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Prolonged Sitting Can Kill You

Sitting results in the highest pressure on any of your disks in your spine. Inactivity can also result in the shortening of muscles, ligaments, and tendons so that when they do move they feel painful or sore.

But the most important effect to your body with prolonged sitting occurs at a molecular level. As soon is the body is mobilized, a molecular cascade occurs. Blood sugar, triglycerides, and cholesterol are activated. So with prolonged sitting organ damage can occur. With prolonged sitting blood flows slower and muscles burn less fat which makes fatty acids more likely to clog your heart. The lack of insulin stimulation through activity results in your pancreas producing less resulting in diabetes. Excess sitting may increase your risk for breast, colon and endometrial cancers due to weight gain, alteration of hormones, metabolic dysfunction, and inflammation. Your brain gets fuzzy due to the lack of flow of blood and oxygen. Prolonged sitting also results in poor circulation, swelling of your ankles, varicose veins and blood clots. Lastly, osteoporosis may develop secondary to the lack of weight-bearing activity.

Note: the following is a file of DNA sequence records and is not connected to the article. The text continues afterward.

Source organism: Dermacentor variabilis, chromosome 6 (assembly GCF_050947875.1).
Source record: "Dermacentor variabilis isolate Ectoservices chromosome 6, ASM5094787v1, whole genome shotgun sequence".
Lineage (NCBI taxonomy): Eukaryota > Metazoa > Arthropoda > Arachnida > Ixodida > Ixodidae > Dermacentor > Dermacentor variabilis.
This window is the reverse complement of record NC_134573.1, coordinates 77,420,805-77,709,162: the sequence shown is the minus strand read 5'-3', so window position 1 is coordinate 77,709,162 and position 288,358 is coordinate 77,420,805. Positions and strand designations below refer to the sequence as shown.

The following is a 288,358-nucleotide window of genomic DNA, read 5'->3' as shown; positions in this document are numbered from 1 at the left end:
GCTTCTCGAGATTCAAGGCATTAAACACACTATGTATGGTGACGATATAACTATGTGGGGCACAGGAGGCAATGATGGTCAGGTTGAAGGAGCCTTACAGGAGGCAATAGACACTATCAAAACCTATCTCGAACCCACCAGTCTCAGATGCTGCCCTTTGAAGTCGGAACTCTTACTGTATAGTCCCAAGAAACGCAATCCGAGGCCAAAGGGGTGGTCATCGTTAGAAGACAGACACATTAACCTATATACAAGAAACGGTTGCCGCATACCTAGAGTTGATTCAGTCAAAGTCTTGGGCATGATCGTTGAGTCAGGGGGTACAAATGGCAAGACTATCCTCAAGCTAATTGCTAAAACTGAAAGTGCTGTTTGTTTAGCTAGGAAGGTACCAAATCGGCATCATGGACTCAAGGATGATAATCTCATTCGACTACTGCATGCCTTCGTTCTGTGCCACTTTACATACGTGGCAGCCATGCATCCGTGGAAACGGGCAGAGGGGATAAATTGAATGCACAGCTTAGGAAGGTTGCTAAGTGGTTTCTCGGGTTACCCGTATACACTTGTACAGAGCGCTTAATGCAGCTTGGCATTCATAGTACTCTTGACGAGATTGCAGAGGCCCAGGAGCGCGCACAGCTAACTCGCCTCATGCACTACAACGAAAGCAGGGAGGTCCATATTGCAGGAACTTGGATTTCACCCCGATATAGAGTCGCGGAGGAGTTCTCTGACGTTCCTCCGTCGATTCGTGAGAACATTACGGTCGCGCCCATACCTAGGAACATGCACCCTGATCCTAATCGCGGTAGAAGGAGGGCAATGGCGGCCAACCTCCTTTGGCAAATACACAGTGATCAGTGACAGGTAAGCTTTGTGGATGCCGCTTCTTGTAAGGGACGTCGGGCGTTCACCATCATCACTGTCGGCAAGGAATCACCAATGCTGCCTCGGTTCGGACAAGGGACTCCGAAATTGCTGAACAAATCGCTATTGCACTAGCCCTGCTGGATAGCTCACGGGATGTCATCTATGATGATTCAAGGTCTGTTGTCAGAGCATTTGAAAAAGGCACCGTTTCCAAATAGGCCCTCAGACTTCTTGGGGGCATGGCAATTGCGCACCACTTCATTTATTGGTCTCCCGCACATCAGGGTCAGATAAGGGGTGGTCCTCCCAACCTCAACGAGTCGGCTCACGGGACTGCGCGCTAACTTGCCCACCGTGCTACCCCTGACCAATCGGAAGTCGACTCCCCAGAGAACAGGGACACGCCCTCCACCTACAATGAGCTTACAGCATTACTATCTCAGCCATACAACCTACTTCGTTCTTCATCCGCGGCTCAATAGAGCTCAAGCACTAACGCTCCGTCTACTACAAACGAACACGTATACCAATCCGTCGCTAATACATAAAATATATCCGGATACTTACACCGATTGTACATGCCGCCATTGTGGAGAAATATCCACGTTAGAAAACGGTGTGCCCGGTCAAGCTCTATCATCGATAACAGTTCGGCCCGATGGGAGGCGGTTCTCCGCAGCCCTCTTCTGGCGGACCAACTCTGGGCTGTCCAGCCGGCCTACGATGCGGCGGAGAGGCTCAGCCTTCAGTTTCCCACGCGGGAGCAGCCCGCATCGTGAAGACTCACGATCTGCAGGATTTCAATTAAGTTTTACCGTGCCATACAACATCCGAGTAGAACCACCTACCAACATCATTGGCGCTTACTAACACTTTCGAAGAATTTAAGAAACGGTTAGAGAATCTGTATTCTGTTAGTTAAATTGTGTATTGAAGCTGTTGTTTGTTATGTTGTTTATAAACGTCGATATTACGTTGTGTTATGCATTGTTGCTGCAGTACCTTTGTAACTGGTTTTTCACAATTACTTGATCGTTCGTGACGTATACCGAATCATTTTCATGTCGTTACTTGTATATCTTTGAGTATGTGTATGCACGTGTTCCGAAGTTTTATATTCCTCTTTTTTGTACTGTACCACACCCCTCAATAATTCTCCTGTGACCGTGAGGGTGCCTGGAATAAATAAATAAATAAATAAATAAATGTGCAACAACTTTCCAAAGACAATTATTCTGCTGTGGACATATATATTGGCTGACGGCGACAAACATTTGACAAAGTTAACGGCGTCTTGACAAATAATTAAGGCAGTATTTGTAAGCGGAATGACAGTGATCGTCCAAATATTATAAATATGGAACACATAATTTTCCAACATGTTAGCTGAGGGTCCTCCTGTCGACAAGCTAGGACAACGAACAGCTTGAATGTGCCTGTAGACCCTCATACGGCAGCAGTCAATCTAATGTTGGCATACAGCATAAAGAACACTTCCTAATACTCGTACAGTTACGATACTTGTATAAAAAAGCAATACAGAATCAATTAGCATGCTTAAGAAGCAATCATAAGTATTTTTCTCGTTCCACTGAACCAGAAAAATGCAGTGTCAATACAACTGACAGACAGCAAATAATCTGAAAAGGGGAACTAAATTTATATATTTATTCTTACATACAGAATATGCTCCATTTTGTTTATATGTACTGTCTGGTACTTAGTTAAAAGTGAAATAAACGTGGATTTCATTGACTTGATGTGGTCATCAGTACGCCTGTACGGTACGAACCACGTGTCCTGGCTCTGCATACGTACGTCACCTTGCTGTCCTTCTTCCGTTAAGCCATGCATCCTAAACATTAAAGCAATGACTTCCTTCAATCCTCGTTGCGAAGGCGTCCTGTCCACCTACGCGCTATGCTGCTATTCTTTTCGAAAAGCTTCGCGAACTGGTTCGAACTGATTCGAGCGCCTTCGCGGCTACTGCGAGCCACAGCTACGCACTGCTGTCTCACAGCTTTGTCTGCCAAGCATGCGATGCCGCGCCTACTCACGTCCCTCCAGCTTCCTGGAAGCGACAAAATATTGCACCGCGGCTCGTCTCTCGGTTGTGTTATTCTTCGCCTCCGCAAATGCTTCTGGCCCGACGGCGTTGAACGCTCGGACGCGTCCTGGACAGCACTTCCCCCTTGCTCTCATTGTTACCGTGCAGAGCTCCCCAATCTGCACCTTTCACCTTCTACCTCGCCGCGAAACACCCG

It has been found that inactivity or the watching of television after the age of 25 produces your life expectancy by 22 minutes. Thus, if one were to sit for six hours and watch TV or stay stationed behind a desk it is expected that their life expectancy will be shortened by approximately five years compared to someone who has a more active lifestyle.

In order to sit smarter and reduce the ill effects of prolonged sitting it is recommended:

  • You stand is much as possible
  • You stack sit or sit in an erect fashion
  • You stretch sit or use a lumbar roll
  • Try to stand and move at least 10 minutes every hour
  • Try to get as much exercise/activity as possible

To learn more about Dr. Cotler or to schedule an appointment, please call us on (713) 523-8884 or visit


Howard B. Cotler, MD, FACS, FAAOS is board certified and recertified in Orthopedic Surgery. He is a fellow of the American Academy of Orthopedic Surgery and the American College of Surgeons.

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